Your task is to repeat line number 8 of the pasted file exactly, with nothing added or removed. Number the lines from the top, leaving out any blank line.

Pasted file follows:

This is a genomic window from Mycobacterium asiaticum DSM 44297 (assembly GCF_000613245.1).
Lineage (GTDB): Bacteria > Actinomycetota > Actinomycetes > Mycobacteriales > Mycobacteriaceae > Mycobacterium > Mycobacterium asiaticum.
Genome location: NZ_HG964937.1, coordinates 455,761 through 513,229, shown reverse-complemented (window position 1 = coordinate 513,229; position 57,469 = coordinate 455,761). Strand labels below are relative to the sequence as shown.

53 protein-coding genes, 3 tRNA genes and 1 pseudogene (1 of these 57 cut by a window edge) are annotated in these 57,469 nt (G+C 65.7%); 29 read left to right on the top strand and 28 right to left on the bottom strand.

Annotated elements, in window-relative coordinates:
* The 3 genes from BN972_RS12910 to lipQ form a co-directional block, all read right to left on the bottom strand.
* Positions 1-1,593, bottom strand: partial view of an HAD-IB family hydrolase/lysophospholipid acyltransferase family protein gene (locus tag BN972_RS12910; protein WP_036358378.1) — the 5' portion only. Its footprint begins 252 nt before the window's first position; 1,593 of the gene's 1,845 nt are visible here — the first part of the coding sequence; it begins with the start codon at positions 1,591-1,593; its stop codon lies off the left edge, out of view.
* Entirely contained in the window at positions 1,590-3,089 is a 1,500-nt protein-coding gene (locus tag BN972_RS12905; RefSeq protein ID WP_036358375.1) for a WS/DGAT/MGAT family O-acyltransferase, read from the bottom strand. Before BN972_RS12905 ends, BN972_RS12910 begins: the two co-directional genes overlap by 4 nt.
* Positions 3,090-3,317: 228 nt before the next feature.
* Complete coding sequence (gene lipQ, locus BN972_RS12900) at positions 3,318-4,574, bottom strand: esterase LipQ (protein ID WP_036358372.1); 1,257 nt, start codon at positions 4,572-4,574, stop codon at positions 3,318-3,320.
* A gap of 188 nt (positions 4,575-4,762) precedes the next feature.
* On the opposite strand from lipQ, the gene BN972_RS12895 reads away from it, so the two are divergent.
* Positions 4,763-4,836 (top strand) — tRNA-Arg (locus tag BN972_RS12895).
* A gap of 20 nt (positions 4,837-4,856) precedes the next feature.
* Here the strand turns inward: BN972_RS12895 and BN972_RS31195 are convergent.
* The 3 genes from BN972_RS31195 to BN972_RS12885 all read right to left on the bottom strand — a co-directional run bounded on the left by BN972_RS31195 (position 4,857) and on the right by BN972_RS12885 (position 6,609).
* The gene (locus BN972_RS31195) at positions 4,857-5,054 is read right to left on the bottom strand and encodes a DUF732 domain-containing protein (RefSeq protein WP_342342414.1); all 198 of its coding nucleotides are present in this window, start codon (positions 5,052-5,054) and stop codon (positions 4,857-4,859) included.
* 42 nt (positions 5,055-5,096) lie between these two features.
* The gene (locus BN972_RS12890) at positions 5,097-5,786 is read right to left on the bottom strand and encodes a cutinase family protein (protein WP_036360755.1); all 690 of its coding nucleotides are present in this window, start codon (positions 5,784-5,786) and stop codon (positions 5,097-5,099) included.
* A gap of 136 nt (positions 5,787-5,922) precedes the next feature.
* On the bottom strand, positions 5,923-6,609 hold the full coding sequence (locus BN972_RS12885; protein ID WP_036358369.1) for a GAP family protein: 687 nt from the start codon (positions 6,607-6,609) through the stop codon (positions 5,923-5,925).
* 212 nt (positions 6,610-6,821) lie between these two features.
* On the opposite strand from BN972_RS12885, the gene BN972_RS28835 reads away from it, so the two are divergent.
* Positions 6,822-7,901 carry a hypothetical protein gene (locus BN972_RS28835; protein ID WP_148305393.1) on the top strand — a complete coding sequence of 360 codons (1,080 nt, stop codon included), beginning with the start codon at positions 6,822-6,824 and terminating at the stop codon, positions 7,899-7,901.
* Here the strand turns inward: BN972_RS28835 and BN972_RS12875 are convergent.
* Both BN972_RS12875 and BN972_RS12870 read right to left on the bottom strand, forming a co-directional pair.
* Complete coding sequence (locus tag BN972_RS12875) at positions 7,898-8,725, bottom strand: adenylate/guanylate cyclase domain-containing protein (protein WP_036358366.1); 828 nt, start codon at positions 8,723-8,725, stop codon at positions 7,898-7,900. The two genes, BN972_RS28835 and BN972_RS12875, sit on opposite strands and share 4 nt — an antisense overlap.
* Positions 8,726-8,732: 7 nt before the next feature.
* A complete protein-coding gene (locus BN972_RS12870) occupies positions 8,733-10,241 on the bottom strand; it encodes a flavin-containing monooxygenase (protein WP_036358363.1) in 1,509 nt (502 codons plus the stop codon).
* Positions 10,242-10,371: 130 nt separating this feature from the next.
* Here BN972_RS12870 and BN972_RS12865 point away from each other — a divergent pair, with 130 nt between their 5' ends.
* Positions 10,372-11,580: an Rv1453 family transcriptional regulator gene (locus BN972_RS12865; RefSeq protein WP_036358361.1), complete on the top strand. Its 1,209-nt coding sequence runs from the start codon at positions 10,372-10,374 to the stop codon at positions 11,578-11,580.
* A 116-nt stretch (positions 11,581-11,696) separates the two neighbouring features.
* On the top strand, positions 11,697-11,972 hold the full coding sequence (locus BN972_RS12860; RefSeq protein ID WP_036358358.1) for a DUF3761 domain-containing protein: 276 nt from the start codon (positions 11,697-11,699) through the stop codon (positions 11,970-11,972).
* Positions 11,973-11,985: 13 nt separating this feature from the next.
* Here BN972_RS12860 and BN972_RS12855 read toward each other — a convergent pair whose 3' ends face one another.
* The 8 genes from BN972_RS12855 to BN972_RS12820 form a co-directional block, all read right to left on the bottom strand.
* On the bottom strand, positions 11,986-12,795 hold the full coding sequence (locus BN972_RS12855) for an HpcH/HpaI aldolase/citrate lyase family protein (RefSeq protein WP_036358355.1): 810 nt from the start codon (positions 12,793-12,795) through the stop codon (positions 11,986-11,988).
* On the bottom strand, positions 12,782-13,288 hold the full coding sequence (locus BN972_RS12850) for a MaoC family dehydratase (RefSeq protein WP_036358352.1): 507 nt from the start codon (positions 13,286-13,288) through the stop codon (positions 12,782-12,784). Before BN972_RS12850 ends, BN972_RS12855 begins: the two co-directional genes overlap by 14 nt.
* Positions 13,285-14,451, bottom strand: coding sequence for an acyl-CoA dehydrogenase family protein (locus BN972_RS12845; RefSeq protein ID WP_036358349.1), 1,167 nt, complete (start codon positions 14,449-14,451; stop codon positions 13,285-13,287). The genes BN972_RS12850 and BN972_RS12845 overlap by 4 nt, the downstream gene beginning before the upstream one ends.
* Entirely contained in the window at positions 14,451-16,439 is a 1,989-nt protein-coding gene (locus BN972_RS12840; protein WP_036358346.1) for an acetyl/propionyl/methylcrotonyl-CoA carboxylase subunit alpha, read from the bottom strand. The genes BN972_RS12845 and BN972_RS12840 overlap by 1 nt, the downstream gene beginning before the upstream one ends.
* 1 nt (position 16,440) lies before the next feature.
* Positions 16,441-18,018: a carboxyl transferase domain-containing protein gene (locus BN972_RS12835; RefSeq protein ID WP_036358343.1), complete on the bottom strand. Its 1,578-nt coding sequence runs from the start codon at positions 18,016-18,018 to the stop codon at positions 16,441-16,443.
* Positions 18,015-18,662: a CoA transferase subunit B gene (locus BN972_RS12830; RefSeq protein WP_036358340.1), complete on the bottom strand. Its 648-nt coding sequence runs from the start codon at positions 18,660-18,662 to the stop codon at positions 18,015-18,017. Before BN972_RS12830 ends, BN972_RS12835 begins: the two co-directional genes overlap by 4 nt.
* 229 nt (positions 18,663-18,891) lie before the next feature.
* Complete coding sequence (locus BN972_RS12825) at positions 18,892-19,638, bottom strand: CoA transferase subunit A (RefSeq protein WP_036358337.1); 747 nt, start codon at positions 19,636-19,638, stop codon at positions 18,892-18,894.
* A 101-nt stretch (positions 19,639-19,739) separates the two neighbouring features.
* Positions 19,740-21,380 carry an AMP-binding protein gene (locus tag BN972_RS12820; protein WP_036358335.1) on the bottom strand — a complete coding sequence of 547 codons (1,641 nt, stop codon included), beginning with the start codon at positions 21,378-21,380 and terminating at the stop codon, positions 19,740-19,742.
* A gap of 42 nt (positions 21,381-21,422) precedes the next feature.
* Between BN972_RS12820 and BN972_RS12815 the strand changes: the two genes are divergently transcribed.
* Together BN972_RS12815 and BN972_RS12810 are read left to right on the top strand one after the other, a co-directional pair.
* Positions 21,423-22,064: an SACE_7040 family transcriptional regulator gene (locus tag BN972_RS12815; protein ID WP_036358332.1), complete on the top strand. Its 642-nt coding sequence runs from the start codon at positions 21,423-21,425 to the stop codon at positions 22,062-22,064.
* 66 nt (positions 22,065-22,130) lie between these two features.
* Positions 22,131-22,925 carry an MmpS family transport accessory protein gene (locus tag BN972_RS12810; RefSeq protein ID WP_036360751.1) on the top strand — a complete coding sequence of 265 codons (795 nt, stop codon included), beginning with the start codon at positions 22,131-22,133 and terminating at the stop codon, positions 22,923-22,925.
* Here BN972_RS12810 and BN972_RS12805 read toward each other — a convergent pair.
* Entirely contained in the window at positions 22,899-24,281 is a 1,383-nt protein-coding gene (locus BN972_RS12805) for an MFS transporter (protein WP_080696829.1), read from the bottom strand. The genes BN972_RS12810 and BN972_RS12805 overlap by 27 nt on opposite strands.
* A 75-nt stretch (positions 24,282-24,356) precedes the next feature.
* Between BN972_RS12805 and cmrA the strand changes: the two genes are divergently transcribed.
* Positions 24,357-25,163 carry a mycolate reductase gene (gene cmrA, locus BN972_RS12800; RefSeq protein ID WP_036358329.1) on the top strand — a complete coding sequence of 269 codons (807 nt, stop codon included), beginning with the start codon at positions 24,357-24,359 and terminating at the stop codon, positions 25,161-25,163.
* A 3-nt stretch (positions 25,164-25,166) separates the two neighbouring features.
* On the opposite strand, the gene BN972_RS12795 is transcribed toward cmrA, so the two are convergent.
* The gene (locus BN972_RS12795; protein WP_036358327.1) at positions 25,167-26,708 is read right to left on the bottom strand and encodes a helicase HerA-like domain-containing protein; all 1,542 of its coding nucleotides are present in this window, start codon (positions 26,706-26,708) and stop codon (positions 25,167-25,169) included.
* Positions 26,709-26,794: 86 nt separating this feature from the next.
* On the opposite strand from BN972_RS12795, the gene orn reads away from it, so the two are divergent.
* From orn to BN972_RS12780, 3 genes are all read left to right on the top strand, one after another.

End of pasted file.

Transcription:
* Entirely contained in the window at positions 1,590-3,089 is a 1,500-nt protein-coding gene (locus tag BN972_RS12905; RefSeq protein ID WP_036358375.1) for a WS/DGAT/MGAT family O-acyltransferase, read from the bottom strand. Before BN972_RS12905 ends, BN972_RS12910 begins: the two co-directional genes overlap by 4 nt.